by Ian Kucerak
Saint City News, December 24, 2010
One of St. Albert’s staunchest environmental advocates is being recognized with the naming of a portion of land near Big Lake.
A peninsula jutting into Riel Stormwater Pond will now be known as “Elke’s Peninsula,” in honour of Elke Blodgett.
The promontory, which juts out into a lagoon near a disputed power line south of the lake, is a prime nesting area for waterfowl, creatures that Blodgett has worked hard to protect for decades.
She sits there in the evening, watching the sun set over the water and listening to bird songs from hundreds of waterfowl. It brings her back to her time as a child, picking berries in the forests of Germany in the 1940s. She’s been fighting for the natural world in and around the lake since she emigrated to Canada in 1966.
“I just have been trying to preserve this for my children and grandchildren and yours maybe,” Blodgett said. “It’s the only place in the entire metropolitan area that, within five minutes, you can go out there and get corned by three moose on the platform, which has happened to me. … It’s just been my refuge and my place to find peace and quiet.”
Blodgett is happy to have her name linked with that land, as it’s a way of her giving her stamp of approval to the positive changes made in the area. While there is still much to do, Blodgett thanked scientist Dave Schindler and her supporters at the Environmental Law Centre for their efforts over the years in assisting her fight against development and pollution around the lake.
Blodgett has fought to protect the Sturgeon River, opposed the construction of Ray Gibbon Drive and worked to bring the damage incurred by environmental spills into the public sphere.
Mayor Nolan Crouse said that Blodgett is deserving of the recognition due to her commitment to the park and to the environment.
“It is fitting for Elke to be recognized and I can think of no better way of doing so than to name this area within the constructed wetlands after her,” said Crouse via a press release.
Miles Constable, president of the Big Lake Environmental Support Society (BLESS), said his organization welcomes the move to recognize someone whose beliefs have mirrored those of many members for more than 15 years. Blodgett is an honourary member of the organization.
“She’s a great person to work with; she’s very dedicated to the environment,” Constable said.
Despite her previous conflicts with the City of St. Albert over the west regional road and the cleanup of the landfill under Riel Park, Constable said he’s seen a rapprochement between the City and Blodgett since Crouse became mayor in 2007 and as the Ray Gibbon Drive conflict dissipated with the construction of the road.
“Quite honestly, under the direction of Nolan Crouse, the City is not really concerned about the history of Elke Blodgett or BLESS or other groups,” Constable said. “They’re much more willing to just co-operate and get on with things.”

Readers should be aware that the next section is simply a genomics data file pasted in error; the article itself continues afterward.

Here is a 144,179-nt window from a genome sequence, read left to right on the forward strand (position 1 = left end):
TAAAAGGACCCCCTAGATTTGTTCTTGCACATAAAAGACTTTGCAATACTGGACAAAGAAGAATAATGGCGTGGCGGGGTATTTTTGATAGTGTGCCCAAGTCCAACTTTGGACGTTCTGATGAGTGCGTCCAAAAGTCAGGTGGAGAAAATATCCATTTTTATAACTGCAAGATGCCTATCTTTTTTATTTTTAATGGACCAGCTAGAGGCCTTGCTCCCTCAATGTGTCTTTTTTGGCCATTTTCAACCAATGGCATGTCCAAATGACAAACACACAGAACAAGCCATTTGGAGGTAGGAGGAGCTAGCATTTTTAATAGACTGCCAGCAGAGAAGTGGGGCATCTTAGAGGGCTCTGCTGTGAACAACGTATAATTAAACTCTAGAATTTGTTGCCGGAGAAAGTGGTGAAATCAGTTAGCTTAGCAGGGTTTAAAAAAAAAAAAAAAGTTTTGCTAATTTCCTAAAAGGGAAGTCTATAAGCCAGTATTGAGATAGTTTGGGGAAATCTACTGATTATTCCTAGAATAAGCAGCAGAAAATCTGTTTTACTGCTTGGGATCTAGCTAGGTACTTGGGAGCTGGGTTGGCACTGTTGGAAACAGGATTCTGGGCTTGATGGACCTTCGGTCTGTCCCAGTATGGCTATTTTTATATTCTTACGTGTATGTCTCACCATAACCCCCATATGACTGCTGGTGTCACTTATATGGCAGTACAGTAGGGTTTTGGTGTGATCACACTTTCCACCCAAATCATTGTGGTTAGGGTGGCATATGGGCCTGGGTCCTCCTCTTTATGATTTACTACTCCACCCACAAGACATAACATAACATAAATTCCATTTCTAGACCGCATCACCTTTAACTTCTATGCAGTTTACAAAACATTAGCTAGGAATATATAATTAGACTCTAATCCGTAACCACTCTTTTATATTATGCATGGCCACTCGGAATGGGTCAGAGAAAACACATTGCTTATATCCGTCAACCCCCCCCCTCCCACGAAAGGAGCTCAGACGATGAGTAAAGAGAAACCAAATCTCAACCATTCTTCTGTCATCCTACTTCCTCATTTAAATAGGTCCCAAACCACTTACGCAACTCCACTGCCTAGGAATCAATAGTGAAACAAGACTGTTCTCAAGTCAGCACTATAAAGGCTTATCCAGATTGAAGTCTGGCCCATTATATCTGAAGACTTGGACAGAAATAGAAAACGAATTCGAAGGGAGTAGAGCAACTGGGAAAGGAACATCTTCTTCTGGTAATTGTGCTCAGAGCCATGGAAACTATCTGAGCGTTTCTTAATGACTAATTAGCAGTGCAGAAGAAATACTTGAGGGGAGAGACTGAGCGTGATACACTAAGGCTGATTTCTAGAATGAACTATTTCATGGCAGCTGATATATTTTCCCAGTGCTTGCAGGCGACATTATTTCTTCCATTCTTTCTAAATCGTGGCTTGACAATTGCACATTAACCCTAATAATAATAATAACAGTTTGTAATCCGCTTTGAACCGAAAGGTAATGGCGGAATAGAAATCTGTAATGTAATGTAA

For Blodgett, the lake and the surrounding landscape are what keeps her in St. Albert. She’s committed to continuing to fight to have an overhead power line buried in the park, which kills migratory birds. Blodgett also wants to see cleaner water in the river, the removal of thistles in the park and the finalization of the environmental cleanup at Riel Recreation Park.
On the power line issue, Blodgett said two of three parties – the Alberta government and AltaLink – are willing to go ahead on the project. They are waiting on the City of St. Albert to approve funding, which was removed from the budget for 2013 during this year’s budget process.
“The line is on City property,” she said. “[It’s] one-third the City, one-third government and one-third AltaLink; they will do the labour for free. Legally, that power line could no longer be built there nowadays, because it’s in the flight path of too many migratory birds.”
After what she characterized as a “long battle” for the environment, Blodgett isn’t ready to stop fighting. She’s often walking in the park, taking along her trusted walking stick and her camera. She feels that she’s there to protect the last healthy lake in the region, one that supports so many species of birds, who also flock to the lagoon, near “Elke’s Peninsula.”
“You watch the strangest birds in there that aren’t anywhere else,” she said with a chuckle. “I’m usually in there with my stick chasing out [all-terrain vehicles] and trucks and people with dogs who are throwing sticks at ducks and geese.”
The peninsula offers a place of quiet contemplation and communion with nature, Blodgett said. She’s glad to have her name placed on such a place of beauty and tranquility.
“I’m an artist, so, for years, this entire area has been an inspiration and a quiet, meditating spot,” Blodgett said. “I watch the sunset almost every night from there. Magnificent. Whenever I can get out there, I watch it.”